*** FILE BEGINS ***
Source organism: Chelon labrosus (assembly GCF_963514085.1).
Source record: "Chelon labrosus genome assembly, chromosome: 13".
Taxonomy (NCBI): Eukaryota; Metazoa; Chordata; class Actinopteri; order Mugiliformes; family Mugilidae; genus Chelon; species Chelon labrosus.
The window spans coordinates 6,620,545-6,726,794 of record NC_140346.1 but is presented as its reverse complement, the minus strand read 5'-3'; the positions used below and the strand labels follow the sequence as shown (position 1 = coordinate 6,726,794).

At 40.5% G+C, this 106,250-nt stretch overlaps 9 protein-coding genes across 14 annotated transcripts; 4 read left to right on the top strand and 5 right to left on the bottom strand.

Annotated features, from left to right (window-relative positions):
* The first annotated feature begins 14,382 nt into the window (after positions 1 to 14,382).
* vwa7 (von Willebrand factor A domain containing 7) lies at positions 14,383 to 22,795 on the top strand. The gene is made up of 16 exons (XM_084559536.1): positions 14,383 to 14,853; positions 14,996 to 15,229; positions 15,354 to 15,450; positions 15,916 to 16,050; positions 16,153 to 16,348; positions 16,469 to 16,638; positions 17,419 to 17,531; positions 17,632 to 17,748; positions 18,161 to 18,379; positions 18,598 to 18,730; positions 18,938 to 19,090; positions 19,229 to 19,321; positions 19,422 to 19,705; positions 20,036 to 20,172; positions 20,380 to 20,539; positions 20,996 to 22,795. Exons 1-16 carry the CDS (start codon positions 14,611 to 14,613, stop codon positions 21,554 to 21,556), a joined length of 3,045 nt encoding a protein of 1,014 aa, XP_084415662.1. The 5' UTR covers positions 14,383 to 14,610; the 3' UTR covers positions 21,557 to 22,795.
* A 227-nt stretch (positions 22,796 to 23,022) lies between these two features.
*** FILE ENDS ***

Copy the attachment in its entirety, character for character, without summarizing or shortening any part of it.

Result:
Source organism: Chelon labrosus (assembly GCF_963514085.1).
Source record: "Chelon labrosus genome assembly, chromosome: 13".
Taxonomy (NCBI): Eukaryota; Metazoa; Chordata; class Actinopteri; order Mugiliformes; family Mugilidae; genus Chelon; species Chelon labrosus.
The window spans coordinates 6,620,545-6,726,794 of record NC_140346.1 but is presented as its reverse complement, the minus strand read 5'-3'; the positions used below and the strand labels follow the sequence as shown (position 1 = coordinate 6,726,794).

At 40.5% G+C, this 106,250-nt stretch overlaps 9 protein-coding genes across 14 annotated transcripts; 4 read left to right on the top strand and 5 right to left on the bottom strand.

Annotated features, from left to right (window-relative positions):
* The first annotated feature begins 14,382 nt into the window (after positions 1 to 14,382).
* vwa7 (von Willebrand factor A domain containing 7) lies at positions 14,383 to 22,795 on the top strand. The gene is made up of 16 exons (XM_084559536.1): positions 14,383 to 14,853; positions 14,996 to 15,229; positions 15,354 to 15,450; positions 15,916 to 16,050; positions 16,153 to 16,348; positions 16,469 to 16,638; positions 17,419 to 17,531; positions 17,632 to 17,748; positions 18,161 to 18,379; positions 18,598 to 18,730; positions 18,938 to 19,090; positions 19,229 to 19,321; positions 19,422 to 19,705; positions 20,036 to 20,172; positions 20,380 to 20,539; positions 20,996 to 22,795. Exons 1-16 carry the CDS (start codon positions 14,611 to 14,613, stop codon positions 21,554 to 21,556), a joined length of 3,045 nt encoding a protein of 1,014 aa, XP_084415662.1. The 5' UTR covers positions 14,383 to 14,610; the 3' UTR covers positions 21,557 to 22,795.
* A 227-nt stretch (positions 22,796 to 23,022) lies between these two features.